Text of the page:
Imagine a building fit for Brexit. Is it 10 Downing Street, the Houses of Parliament, or Buckingham Palace, gloriously restored as the historic home of British sovereignty? Or perhaps a mock-Tudor semi, that classic pastiche of Little England, embodying all that’s nostalgic, individualist and hard-won.
For one architectural practice, a Brexit building is something altogether different. It’s an empty shell; a once-solid structure crushed beneath the weight of its own frantic bid for survival in a 21st century globalised world.
The British Pavilion at this year’s Venice Architecture Biennale (designed by architects Caruso St John and artist Marcus Taylor) is empty. This is no ‘blank canvas,’ but a gaping hole in the international roster of architectural projects. The interior of the historic pavilion is devoid, but for the fragmentary traces of previous installations. The whole building is shrouded in scaffolding, like a patient undergoing surgery, while the roof is all but covered by a raised platform. From here – the crow’s nest of a sinking ship – visitors can see out across the other national pavilions and Venice’s vast lagoon.
Established in 1980, the Architecture Biennale is the younger sibling of the famous Art Biennale, which has been running every other year since 1895. Both exhibitions represent a contradiction in terms, taking place in the historic national pavilions which were built in the Giardini della Biennale in the first decades of the 20th century. How can the inherent nationalism of these pavilions (following in the footsteps of the World’s Fairs with the names of their parent countries chiseled into each façade) be reconciled with the globalised creative community celebrated by today’s Biennales?
One answer is old-fashioned iconoclasm. For the 2016 edition of the Biennale, the Deutsches Architekturmuseum and architects Something Fantastic knocked gaping holes into the walls of the German Pavilion, leaving the historic structure open to the elements for the duration of the exhibition. As a deliberate response to the pan-European migration crisis and huge influx of refugees into Germany, this extreme intervention pulled no punches, standing as a ‘welcoming gesture’ on the part of Germans to arriving refugees. 
Broken into the blank walls designed by National Socialist architect Ernst Haiger in 1938, these openings afforded views straight through the pavilion. The architects reconfigured the pavilion as a microcosm for the country and its open borders. Their intervention negated the existence of the pavilion’s boundaries – and, by extension, those of the state it represents – offering visitors multiple entrances and creating a physically and metaphorically permeable and democratic space.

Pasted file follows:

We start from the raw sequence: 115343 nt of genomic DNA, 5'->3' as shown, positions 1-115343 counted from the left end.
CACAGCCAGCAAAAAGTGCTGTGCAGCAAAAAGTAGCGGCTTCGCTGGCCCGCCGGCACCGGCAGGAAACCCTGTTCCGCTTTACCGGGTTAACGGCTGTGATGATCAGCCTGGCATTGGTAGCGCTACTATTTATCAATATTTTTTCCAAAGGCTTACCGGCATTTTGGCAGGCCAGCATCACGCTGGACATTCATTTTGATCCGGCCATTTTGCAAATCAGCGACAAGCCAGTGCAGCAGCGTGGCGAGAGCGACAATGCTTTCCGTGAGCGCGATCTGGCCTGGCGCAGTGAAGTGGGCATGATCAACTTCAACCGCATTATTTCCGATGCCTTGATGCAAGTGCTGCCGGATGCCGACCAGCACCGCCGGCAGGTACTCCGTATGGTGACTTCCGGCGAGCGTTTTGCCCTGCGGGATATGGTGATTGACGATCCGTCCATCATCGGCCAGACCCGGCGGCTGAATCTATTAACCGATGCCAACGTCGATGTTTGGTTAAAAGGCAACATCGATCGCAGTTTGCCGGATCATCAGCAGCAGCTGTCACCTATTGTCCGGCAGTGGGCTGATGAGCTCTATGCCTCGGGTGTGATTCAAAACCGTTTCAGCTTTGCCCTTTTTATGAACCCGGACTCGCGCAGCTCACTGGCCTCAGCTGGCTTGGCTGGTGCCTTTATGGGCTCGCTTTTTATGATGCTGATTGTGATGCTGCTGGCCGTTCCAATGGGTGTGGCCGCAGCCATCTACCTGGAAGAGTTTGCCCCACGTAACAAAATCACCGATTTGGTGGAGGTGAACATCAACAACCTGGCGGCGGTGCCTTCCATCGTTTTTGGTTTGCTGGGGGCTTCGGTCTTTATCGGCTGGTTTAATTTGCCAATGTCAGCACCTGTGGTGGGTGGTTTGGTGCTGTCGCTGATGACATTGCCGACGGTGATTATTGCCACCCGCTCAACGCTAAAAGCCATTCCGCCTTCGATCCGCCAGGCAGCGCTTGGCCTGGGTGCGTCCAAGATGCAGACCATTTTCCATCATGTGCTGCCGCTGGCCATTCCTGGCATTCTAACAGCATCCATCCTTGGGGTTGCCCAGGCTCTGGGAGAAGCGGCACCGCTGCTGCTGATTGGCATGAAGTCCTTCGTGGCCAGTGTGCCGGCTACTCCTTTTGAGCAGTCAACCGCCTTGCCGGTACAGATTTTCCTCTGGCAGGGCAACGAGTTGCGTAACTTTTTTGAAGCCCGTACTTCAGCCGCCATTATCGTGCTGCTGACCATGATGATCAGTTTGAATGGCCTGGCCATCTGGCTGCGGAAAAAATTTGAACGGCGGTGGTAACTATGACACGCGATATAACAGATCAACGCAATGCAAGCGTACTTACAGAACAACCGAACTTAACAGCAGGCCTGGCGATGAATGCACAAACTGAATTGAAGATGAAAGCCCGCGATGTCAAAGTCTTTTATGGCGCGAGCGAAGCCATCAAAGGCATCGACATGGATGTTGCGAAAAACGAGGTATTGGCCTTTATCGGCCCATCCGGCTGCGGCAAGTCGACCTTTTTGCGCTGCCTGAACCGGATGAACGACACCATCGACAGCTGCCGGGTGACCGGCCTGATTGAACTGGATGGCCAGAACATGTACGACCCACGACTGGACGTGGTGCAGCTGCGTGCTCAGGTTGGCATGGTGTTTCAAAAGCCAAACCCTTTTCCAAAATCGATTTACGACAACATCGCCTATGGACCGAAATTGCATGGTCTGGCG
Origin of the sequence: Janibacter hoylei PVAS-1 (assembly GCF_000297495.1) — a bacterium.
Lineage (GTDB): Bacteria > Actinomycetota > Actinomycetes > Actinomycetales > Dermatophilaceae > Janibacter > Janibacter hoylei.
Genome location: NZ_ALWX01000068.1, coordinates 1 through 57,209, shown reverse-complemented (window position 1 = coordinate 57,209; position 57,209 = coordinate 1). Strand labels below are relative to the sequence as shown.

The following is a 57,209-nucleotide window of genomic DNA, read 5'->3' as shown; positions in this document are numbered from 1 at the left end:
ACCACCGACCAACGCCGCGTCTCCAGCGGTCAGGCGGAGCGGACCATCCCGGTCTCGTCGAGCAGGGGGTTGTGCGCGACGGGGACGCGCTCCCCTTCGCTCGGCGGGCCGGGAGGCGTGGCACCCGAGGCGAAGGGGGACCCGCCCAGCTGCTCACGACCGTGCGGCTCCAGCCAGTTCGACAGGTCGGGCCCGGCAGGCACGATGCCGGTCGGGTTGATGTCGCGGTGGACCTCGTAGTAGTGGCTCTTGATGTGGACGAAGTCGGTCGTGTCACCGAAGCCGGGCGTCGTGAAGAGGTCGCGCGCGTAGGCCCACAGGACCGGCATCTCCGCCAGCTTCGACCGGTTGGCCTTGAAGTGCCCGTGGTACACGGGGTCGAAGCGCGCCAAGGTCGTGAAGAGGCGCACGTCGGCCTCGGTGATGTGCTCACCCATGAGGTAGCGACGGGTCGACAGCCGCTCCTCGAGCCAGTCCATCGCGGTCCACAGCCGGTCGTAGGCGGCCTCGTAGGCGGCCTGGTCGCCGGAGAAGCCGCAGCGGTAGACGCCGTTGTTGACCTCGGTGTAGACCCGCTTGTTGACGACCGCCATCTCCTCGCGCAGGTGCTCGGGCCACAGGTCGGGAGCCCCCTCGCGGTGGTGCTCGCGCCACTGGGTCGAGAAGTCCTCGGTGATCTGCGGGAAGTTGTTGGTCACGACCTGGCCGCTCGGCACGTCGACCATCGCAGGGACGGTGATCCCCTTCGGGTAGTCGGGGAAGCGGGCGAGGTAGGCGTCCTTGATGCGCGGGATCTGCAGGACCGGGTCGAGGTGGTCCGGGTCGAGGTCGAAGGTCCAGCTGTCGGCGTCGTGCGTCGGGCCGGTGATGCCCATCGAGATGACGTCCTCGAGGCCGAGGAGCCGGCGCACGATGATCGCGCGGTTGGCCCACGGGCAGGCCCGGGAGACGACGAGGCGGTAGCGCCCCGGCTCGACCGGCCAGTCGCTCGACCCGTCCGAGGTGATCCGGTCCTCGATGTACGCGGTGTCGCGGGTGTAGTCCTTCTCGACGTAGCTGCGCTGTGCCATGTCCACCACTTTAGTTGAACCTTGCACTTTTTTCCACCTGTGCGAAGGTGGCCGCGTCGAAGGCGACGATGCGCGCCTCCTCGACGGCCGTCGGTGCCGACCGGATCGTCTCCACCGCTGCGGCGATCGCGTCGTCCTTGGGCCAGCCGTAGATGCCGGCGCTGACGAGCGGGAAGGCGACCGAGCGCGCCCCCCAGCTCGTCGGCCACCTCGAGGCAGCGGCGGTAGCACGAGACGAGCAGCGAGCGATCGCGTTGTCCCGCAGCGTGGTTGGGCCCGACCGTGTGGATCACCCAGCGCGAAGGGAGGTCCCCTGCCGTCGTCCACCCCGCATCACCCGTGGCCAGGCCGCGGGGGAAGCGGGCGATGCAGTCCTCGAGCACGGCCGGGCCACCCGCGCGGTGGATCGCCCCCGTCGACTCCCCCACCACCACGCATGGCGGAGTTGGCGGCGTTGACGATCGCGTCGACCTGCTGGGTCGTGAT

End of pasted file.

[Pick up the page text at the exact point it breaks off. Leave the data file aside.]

The Belgian Pavilion in 2018 is similarly welcoming and even more explicitly democratic. Taking the form of an ultramarine amphitheatre, the installation by architects Traumnovelle and Roxane Le Grell fills the interior of the pavilion with circular benches and re-imagines Europe as a united, hopeful continent. ‘The idea is that the existing walls are Brussels and the benches are the meta-nation growing inside this structure, transforming it, improving it, and transforming the existing environment,’ explains Jonny Leya of the Traumnovelle firm. 
This transnational idealism positions architecture as an inclusive common denominator. Like the act of removing the walls, it opens up an explicitly nationalistic building to a wider public, asking them to enter and investing them with collective agency once inside. This year’s German Pavilion once again sets arbitrary boundaries in its sights – titled ‘Unbuilding Walls,’ the installation creates a fragmentary history of spaces situated along the path of the Berlin Wall.
How different this vision of Europe is from the vision of Britain on the other side of the Biennale Gardens. ‘It doesn't feel like something that you could do at any other time than the year before we're leaving the European Union,’ notes architect Peter St John.  Indeed, rather than throwing open our doors and celebrating freedom of movement, we are resigned to our new place on the fringes of European innovation.
We can see, from a distance, the hopeful projects of our once-close neighbours but we can’t throw our hat into the ring. What Britain says to the world in 2018 is that we’re happy to be a bystander; 'you be the movers and shakers instead.' From our raised pavilion – our shaky moral high ground, our isolated island, our slowly sinking ship – we watch as Europe moves on, welcoming those who want to join in.
The inside of the British Pavilion is empty this year but it needn’t be. Why not take inspiration from the 1993 intervention of Hans Haacke and Nam June Paik in the German Pavilion? They jackhammered the building’s original marble floor into splintered rubble, leaving it lying in situ beneath a sign reading ‘GERMANIA’ copied from the building’s façade; the elemental soil in the German microcosm of the pavilion was rendered a broken and inhospitable wasteland awaiting repair.
The Biennale might just be an exhibition - just an experiment - but it serves as Britain's calling card to the world. It shouts about where we came from and where we see ourselves going. The pavilions are reinvented every year, given over to different artists and architects with different visions of the world. We should take courage from the fact that a single building, with a single nationalistic identifier, located in a foreign country, can be many things to many people. And, despite the damages inflicted upon it, can be rebuilt, reopened, and renewed in the future.